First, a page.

(Be*nef"i*cence) n. [L. beneficentia, fr. beneficus: cf. F. bénéficence. See Benefice.] The
practice of doing good; active goodness, kindness, or charity; bounty springing from purity and goodness.
And whose beneficence no charge exhausts.
Syn. See Benevolence.
(Be*nef`i*cent) a. Doing or producing good; performing acts of kindness and charity; characterized
The beneficent fruits of Christianity.
Syn. See Benevolent.
(Be*nef`i*cen"tial) a. Relating to beneficence.
(Be*nef"i*cent*ly) adv. In a beneficent manner; with beneficence.
(Ben`e*fi"cial) a. [Cf. F. bénéficial, LL. beneficialis.]
1. Conferring benefits; useful; profitable; helpful; advantageous; serviceable; contributing to a valuable end;
followed by to.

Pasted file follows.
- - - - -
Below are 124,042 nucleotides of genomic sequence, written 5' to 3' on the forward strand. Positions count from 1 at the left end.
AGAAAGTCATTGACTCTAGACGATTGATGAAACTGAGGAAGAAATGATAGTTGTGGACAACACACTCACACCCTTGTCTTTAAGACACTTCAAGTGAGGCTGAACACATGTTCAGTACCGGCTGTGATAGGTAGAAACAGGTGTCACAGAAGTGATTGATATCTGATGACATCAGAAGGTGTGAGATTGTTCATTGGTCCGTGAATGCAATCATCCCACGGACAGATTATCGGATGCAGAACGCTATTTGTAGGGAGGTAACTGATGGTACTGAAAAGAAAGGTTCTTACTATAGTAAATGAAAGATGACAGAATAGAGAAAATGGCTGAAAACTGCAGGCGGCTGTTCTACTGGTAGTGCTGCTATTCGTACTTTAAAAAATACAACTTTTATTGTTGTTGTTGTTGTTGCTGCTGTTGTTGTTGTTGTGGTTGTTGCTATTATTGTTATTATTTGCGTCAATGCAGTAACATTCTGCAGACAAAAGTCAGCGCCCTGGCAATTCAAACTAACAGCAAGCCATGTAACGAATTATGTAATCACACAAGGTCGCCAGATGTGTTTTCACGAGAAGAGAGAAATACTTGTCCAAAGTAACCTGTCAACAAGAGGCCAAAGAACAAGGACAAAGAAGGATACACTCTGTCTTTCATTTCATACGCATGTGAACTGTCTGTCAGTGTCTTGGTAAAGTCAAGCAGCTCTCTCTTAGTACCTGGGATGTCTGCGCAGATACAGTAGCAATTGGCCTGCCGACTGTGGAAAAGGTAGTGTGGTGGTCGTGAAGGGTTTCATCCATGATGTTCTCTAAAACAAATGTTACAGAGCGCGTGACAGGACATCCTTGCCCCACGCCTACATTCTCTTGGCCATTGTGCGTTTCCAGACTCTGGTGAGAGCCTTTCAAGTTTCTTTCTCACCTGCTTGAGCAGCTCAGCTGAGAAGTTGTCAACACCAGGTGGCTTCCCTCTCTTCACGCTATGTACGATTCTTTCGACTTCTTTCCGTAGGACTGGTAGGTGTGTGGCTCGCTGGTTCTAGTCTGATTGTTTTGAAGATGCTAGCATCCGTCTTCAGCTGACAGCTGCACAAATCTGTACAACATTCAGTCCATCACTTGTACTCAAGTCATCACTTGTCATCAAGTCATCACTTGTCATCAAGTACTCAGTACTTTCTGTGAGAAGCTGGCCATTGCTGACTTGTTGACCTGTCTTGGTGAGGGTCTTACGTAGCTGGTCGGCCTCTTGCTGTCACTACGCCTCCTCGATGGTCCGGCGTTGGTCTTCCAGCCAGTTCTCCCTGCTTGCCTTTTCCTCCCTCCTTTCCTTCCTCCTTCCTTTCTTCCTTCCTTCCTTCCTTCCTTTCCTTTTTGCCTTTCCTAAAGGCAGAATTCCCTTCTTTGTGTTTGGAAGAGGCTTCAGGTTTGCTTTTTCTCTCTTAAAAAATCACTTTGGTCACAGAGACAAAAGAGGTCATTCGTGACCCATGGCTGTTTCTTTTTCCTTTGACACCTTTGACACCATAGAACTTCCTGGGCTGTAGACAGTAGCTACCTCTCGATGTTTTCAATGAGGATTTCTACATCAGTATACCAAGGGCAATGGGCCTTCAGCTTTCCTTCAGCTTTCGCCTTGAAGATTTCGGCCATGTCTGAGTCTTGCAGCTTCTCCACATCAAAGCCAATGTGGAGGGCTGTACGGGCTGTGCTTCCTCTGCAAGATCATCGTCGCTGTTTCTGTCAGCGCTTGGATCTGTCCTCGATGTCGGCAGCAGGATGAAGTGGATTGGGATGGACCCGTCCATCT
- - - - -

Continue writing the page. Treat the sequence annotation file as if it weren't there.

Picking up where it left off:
The war which would have been most beneficial to us.
2. (Law) Receiving, or entitled to have or receive, advantage, use, or benefit; as, the beneficial owner
of an estate. Kent.
3. King. [Obs.] "A beneficial foe." B. Jonson.
Syn. See Advantage.
(Ben`e*fi"cial*ly), adv. In a beneficial or advantageous manner; profitably; helpfully.
(Ben`e*fi"cial*ness), n. The quality of being beneficial; profitableness.
(Ben`e*fi"ci*a*ry) a. [Cf. F. bénéficiaire, LL. beneficiarius.]
1. Holding some office or valuable possession, in subordination to another; holding under a feudal or
other superior; having a dependent and secondary possession.
A feudatory or beneficiary king of England.
2. Bestowed as a gratuity; as, beneficiary gifts.
(Ben`e*fi"ci*a*ry), n.; pl. Beneficiaries
1. A feudatory or vassal; hence, one who holds a benefice and uses its proceeds. Ayliffe.
2. One who receives anything as a gift; one who receives a benefit or advantage; esp. one who receives
help or income from an educational fund or a trust estate.
The rich men will be offering sacrifice to their Deity whose beneficiaries they are.
(Ben`e*fi"ci*ate) v. t. [Sp. beneficiar to benefit, to work mines.] (Mining) To reduce